PARIS (AFP) - Seismologists said on Wednesday they have found clues as to why Japan's 2011 mega-earthquake occurred on a fault previously deemed to be of little threat.
The findings have repercussions for the country's earthquake strategy and for other locations, including California's notorious San Andreas fault, with a similar seismic profile, they said.
Hiroyuki Noda of the Japan Agency for Marine-Earth Science and Technology and Nadia Lapusta of the California Institute of Technology based their findings on a computer model of the March 11, 2011 quake, which triggered a tsunami that killed about 19,000 people and wrecked the Fukushima Daiichi nuclear plant, sparking the world's worst atomic crisis in a generation.
The 9.0-magnitude earthquake struck off north-eastern Japan in part of the so-called Japan Trench, where the Pacific plate ducks beneath the Okhotsk plate, on which the Japanese archipelago lies.
Its epicentre was about 200km east of Honshu island's Sendai, at the heart of a lozenge-shaped area of ocean floor.
This area of the Japan Trench had been generally considered to be stable, as it was a "creeping" segment, meaning that any movement of the plate there was smooth and regular.
According to a commonly accepted theory, this steady movement prevents stress from building up to the point where the fault rips open - rather like a safety valve on a steam engine.
But Mr Noda and Ms Lapusta suggest that fault segments which experience long-term, stable "creep" in fact become weakened when a nearby section of the fault ruptures.
And if the fault is infiltrated by hot geological fluids, this acts as a lubricant, helping a big slip to occur.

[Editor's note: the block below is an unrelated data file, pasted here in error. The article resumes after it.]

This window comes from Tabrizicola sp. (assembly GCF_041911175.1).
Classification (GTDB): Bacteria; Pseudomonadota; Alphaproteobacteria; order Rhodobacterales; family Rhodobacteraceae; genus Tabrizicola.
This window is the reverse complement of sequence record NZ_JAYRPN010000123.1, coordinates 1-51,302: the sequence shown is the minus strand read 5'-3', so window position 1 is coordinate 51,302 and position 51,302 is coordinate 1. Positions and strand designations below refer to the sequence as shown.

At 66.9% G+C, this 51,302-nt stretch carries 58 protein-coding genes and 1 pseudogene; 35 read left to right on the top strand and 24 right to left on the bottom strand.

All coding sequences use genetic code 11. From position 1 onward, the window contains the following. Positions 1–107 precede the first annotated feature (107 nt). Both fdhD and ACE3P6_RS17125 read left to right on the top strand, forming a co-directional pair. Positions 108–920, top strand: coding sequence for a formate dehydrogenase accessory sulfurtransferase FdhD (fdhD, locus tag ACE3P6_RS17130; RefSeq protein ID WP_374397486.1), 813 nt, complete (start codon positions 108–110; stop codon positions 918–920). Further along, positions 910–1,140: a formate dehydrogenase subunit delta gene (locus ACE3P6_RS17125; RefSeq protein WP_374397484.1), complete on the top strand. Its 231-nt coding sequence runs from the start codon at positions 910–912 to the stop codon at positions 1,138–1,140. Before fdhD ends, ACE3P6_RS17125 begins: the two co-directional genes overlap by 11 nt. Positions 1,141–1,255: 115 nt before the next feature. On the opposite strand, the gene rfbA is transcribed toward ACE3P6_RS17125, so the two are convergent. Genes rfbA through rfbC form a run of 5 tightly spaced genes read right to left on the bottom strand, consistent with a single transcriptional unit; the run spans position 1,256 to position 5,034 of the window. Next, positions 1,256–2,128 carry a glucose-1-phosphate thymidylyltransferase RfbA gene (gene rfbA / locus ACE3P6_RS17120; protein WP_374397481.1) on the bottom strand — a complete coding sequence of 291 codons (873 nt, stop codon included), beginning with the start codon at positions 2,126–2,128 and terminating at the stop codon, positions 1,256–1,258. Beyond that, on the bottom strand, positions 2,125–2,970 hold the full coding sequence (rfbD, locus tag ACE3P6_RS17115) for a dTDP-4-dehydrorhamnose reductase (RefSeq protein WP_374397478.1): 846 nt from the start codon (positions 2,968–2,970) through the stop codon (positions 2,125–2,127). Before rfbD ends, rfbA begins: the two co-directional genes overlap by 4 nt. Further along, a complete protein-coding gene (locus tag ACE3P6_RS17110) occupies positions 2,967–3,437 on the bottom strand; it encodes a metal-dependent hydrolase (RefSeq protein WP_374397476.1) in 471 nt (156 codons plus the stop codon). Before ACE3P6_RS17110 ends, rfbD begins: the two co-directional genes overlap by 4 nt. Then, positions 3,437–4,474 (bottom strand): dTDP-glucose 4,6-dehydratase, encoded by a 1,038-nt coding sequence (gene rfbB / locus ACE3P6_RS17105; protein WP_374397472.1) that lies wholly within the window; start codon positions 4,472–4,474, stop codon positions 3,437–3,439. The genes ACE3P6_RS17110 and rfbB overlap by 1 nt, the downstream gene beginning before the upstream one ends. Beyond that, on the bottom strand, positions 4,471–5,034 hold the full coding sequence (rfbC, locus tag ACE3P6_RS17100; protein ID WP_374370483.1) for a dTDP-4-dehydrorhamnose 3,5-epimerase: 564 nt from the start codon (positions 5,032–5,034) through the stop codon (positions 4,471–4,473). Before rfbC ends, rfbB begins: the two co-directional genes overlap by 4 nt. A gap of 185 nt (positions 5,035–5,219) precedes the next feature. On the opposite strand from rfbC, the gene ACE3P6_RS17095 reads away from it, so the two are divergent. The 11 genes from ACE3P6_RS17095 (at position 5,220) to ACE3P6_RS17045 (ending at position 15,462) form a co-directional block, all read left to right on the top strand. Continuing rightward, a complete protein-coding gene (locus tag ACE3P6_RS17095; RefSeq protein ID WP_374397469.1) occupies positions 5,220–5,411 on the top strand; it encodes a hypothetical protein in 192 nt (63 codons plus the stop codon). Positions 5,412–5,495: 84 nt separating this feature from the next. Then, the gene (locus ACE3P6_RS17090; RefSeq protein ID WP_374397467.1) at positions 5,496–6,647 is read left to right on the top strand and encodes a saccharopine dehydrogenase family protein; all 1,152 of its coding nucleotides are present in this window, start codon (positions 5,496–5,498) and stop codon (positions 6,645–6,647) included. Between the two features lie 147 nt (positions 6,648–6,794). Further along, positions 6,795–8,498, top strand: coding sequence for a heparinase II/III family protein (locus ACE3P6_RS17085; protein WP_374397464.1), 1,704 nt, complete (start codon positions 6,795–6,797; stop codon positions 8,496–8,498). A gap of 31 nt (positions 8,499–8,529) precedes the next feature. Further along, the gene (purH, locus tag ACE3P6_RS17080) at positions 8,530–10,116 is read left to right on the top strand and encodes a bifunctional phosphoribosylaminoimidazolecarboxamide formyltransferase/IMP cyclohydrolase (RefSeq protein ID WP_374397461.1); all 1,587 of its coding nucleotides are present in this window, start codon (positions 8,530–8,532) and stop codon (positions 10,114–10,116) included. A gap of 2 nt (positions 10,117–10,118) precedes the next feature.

"Steadily creeping fault segments are currently considered to be barriers to earthquake rupture. Our study shows that they may join large earthquakes, amplifying seismic hazard," said Mr Noda in an email exchange with AFP.
The authors said they hope their work will be factored into Japan's earthquake awareness programme. Some experts have accused the programme of focussing obsessively on the risk to Tokyo, south of where the 2011 event occurred.
The findings also have implications for risk assessment for the San Andreas fault, which runs down the coast of California, according to the study published in the journal Nature.
The San Andreas also has a creeping segment regarded as a blocker for big earthquakes, said Mr Noda.
"But whether it always acts as a barrier or can join a great earthquake is not a trivial question," he warned.
"Looking for an evidence of rapid slip or frictional heating in the middle of currently creeping segment would be an important project to judge if the conventional scenarios should be revised."